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  9. I cycle in Belfast every day, but rarely around the area you describe, Great Victoria Street and the centre. I suspect most cyclists going there lock their bikes and walk around the shops, particularly in the little alleys. And it was a cold day. There are odd variations in the pattern of cycling in Belfast. You see far more in the south, Ormeau Road than in the West and North. This isn't a class thing. In straitened times the bike is often just the most economical form of transport for people who would love to be able to afford the bus fares or a car. And a lot of people use the safer and more scenic route into the city along the river. You shoudl come again and I'll show you bikes and take you for a tootle along the tow path.

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    1. I shall come with my own bicycle next time and take you up on that!

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    2. Let's face it: If being in the city centre is not enough and you need to be taken somewhere special to see citizens cycling, then Belfast is not yet a cycling city.

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    3. I don't think the locals would disagree with you. Malachi himself describes some of this in his book. But cities can change in a surprisingly short time. And my first impression is, that Belfast does have all the ingredients for cycling to thrive.

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  10. "Belfast has a vaguely Bostonian look to it"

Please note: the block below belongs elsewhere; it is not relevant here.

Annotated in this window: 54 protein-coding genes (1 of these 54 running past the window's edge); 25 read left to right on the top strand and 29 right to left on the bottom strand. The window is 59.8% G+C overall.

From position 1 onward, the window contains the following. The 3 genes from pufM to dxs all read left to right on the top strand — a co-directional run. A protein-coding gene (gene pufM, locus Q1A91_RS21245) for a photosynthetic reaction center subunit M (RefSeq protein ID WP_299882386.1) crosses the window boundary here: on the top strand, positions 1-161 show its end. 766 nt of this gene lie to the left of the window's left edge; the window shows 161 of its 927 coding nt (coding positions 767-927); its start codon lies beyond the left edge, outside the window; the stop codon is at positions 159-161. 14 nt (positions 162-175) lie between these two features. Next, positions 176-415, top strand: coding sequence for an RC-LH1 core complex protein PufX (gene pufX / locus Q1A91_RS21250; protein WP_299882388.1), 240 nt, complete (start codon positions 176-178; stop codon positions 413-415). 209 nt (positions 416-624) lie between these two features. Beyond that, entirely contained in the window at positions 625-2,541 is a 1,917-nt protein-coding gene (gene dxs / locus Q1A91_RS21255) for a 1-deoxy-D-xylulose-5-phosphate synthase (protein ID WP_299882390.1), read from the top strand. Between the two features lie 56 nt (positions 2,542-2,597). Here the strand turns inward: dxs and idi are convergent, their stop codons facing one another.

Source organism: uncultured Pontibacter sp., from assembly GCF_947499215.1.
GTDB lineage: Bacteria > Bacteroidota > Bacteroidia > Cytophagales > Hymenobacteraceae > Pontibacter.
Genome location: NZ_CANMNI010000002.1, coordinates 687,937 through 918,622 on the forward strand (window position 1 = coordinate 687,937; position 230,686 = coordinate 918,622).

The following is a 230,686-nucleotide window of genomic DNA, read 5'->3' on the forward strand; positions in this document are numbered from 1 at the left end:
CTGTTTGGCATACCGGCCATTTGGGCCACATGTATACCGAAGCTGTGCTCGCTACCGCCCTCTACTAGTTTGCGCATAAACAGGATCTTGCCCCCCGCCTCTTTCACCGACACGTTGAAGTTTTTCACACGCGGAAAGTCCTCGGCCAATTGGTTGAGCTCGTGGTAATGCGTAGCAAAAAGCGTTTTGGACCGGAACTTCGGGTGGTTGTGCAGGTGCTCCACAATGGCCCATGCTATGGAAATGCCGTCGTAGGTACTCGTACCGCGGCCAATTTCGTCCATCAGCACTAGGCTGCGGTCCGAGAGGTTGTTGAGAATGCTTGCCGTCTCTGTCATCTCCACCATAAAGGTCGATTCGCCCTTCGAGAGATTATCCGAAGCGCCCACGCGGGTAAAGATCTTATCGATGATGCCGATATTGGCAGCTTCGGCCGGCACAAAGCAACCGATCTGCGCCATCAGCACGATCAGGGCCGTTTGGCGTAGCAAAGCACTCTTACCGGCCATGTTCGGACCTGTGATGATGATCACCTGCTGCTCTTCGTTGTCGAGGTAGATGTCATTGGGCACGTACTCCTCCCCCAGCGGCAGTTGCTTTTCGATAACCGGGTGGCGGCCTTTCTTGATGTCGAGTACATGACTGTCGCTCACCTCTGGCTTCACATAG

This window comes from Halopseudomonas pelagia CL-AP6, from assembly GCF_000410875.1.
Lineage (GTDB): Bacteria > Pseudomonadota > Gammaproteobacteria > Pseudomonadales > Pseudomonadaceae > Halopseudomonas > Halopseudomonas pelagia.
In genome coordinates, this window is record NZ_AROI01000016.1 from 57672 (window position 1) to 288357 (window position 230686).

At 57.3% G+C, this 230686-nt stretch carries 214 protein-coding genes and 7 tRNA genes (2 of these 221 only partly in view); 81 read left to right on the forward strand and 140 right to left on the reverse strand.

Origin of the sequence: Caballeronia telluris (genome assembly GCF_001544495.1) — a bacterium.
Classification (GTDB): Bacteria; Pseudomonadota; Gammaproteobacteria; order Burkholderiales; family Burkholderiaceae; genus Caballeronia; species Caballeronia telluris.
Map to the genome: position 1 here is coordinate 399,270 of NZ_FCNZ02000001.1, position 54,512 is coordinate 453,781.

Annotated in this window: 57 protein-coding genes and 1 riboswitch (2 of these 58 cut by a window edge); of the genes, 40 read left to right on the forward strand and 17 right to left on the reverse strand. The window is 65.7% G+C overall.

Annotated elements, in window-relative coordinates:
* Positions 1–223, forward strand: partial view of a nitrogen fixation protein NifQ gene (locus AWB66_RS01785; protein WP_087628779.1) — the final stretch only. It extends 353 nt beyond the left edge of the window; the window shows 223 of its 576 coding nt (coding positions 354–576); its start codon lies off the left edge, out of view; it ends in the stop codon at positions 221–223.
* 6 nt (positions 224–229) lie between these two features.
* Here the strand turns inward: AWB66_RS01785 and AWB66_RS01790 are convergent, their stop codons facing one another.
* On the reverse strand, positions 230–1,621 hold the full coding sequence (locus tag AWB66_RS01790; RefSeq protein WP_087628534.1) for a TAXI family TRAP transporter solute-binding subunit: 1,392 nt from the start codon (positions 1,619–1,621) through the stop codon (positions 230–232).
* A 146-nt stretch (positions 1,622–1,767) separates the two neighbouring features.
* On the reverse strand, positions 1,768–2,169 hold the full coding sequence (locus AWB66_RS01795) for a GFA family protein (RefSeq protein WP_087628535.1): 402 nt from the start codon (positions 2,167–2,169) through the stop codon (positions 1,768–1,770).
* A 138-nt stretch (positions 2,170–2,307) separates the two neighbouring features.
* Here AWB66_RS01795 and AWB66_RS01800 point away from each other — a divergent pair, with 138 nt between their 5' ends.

I think you mean that Boston has a Belfastian look to it.

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    1. As a city, Boston is actually the older of the two. Much of Boston's architecture is older as well.

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    2. Are you sure? Boston was founded in 1630, Belfast prior to 665 discounting Bronze Age settlements in the area.

      Belfast was classified as a village on 1610 maps and its "town and castle(!)" were subject of a grant by the English King James in 1612. Wikipedia even says "In 1613 the town was constituted a corporation, of a sovereign, twelve burgesses and a commonalty, with the privilege of sending two representatives to parliament." Giddy heights!

      Admittedly, Belfast as a modern city really only emerged in the 18th century, but still...

      (My grand-great-grandmother left Belfast in the early 1830s, married a boy from Dublin (all pre-partition of course) and immediately set sail for Canada.)

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    3. Of course, looking at existing architecture today, Boston's is older. The last conflict there was in the 1790s whereas Belfast's troubles were much more recent. It's all about what survives.

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    4. Well, if we’re talking pre-historic then Boston's timeline would start with Native American settlements and not with Puritan colonies.

      But I was specifically referring to what you describe as the emergence of the cities. Officially Boston was given city status in 1822. Belfast in 1888. And as far as I understand, the core development of Boston as a port/industrial/educational center preceded Belfast’s by an even wider margin.